Therapist Vulnerability

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Hispanic woman in her thirties recently struggling with alcohol and drug addiction since the loss of her job. Client has been living in this country for a few years and married to American-born citizen for fifteen years old. Husband travels frequently for his job which makes for little time together. The client has not attempted to make friends and feels alone. Client has made mention of waiting to go to sleep permanently. Husband has been concerned for wife’s safety and has brought her into therapy for assistance. Initial Introduction Each therapist develops their own personal style and how they gain rapport with their clients. There is a different level of urgency that arises in a therapist when a client comes in experiencing a crisis than those that are not experiencing a crisis. A client with a current crisis is looking for relief and validation without judgements. It is crucial for a therapist to present a safe, peaceful and nonjudgmental environment to gain the trust of the client. When working with a crisis client, the therapist may have more of a challenge to obtain eye contact whereas a client that is not in crisis may feel ashamed. There is always a level of uncertainty with both the therapist and client in the first few initial meetings. The client may be wondering if they will be judged or accepted. Vulnerability is …show more content…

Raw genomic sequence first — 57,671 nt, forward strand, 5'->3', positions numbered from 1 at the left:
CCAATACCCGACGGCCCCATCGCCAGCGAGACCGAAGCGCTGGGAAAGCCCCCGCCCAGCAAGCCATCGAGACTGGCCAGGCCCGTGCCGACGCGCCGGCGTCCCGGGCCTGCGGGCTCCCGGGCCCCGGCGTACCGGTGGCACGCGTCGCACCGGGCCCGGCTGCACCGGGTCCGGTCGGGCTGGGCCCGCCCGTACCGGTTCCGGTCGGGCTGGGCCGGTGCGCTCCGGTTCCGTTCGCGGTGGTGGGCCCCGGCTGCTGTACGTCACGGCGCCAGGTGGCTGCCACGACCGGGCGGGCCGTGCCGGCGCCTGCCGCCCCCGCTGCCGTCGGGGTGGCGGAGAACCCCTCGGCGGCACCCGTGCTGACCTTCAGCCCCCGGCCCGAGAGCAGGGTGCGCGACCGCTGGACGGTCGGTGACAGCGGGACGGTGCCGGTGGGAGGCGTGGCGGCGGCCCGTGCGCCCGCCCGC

It is imperative for a therapist to be simply present during a client session instead of focusing on what theoretical approach to take or what interventions may work. Smiling and using verbal and nonverbal cues to let the client know that you are listening and are able to empathize with their struggles. Sometimes using humor with the appropriate client may assist with developing the therapeutic relationship. Skillfully using self disclosure in order to let the client know that you empathize with them can be

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